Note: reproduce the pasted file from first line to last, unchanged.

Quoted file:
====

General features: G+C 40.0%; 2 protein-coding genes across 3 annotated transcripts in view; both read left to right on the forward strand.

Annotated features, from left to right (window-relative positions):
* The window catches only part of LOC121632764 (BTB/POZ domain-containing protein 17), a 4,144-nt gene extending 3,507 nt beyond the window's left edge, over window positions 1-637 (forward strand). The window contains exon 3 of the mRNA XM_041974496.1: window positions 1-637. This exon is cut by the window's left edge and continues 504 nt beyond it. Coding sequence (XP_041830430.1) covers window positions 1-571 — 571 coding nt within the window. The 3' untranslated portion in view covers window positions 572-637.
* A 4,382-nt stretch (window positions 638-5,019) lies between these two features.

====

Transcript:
General features: G+C 40.0%; 2 protein-coding genes across 3 annotated transcripts in view; both read left to right on the forward strand.

Annotated features, from left to right (window-relative positions):
* The window catches only part of LOC121632764 (BTB/POZ domain-containing protein 17), a 4,144-nt gene extending 3,507 nt beyond the window's left edge, over window positions 1-637 (forward strand). The window contains exon 3 of the mRNA XM_041974496.1: window positions 1-637. This exon is cut by the window's left edge and continues 504 nt beyond it. Coding sequence (XP_041830430.1) covers window positions 1-571 — 571 coding nt within the window. The 3' untranslated portion in view covers window positions 572-637.
* A 4,382-nt stretch (window positions 638-5,019) lies between these two features.